In this winner of Scotland's McIlvanney Prize for best Scottish crime book of the year, it is 1969, and a serial killer is terrorizing Glasgow. Investigator McCormack has been brought into the dead-end investigation to identify where it's gone wrong, and he follows a trail of secrets that will change the city—and his life—forever.
Initially, suspense fans might wonder just how many times we can amble down these familiar mean streets without feeling like the pavement is wearing thin. But, almost as soon as they arise, our doubts dissipate. In the hands of an inspired writer like Liam McIlvanney, it’s the very familiarity of the hard-boiled mystery formula—burnished to perfection—that gives The Quaker its sinister sheen of greatness ... Every aspect of The Quaker is superb: the desolate urban atmosphere of Glasgow in the 1960s; the painful solitude of McCormack and the bullying he experiences from the colleagues whose work he’s scrutinizing; and a suspense plot with more wrinkles in it than our worried hero’s brow ... McIlvanney doesn’t so much update the classic hard-boiled formula as he reminds us of its enduring dark beauty.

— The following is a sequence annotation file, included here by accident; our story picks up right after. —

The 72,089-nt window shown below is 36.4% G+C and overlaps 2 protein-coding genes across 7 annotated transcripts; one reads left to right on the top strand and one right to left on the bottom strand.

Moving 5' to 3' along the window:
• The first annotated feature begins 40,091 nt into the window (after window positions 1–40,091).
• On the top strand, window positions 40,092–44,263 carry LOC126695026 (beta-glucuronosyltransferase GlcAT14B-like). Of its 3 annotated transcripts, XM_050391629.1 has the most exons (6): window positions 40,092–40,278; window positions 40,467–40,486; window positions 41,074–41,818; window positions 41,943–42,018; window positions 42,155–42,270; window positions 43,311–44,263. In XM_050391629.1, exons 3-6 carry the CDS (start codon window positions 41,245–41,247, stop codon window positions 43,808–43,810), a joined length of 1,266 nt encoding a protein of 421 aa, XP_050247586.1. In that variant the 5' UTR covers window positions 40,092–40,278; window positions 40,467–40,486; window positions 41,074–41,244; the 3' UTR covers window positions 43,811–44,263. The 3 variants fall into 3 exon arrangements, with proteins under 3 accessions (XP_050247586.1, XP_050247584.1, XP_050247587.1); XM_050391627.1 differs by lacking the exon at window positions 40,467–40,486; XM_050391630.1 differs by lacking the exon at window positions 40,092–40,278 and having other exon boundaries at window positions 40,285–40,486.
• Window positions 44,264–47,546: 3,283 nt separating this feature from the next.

This is almost a Chandler-esque style of storytelling ... It never seems like striving for effect, however. These [lyrical] flashes across the story cannot, in some ways, come from the characters, but seem perfectly adept of the narrator. The best part of The Quaker is its clever toying with one of the fundamentals of serial crime stories ... McIlvanney does give us connections between the various narratives, but they are occluded in a clever manner. What does blaze through is an anger at how power—whether at the level of the gang boss or the police high heid yin or the council employee —can be utterly toxic, and how it will always target the weak and the vulnerable. It would be sad if this book were not just the debut of McCormack, but his retirement. He is a character who has legs ... Although the novel has it as the moniker of the murderer haunting Glasgow, there is a lot of quaking going on in this book; a pervasive sense of guilt like an East Coast haar. I can’t commend it highly enough.
...[an] engrossing crime thriller ... McIlvanney’s depiction of a terror-gripped Glasgow upended by redevelopment and shattered neighborhoods is as important to the story as the arresting characters he has created. Readers will welcome a new master of tartan noir.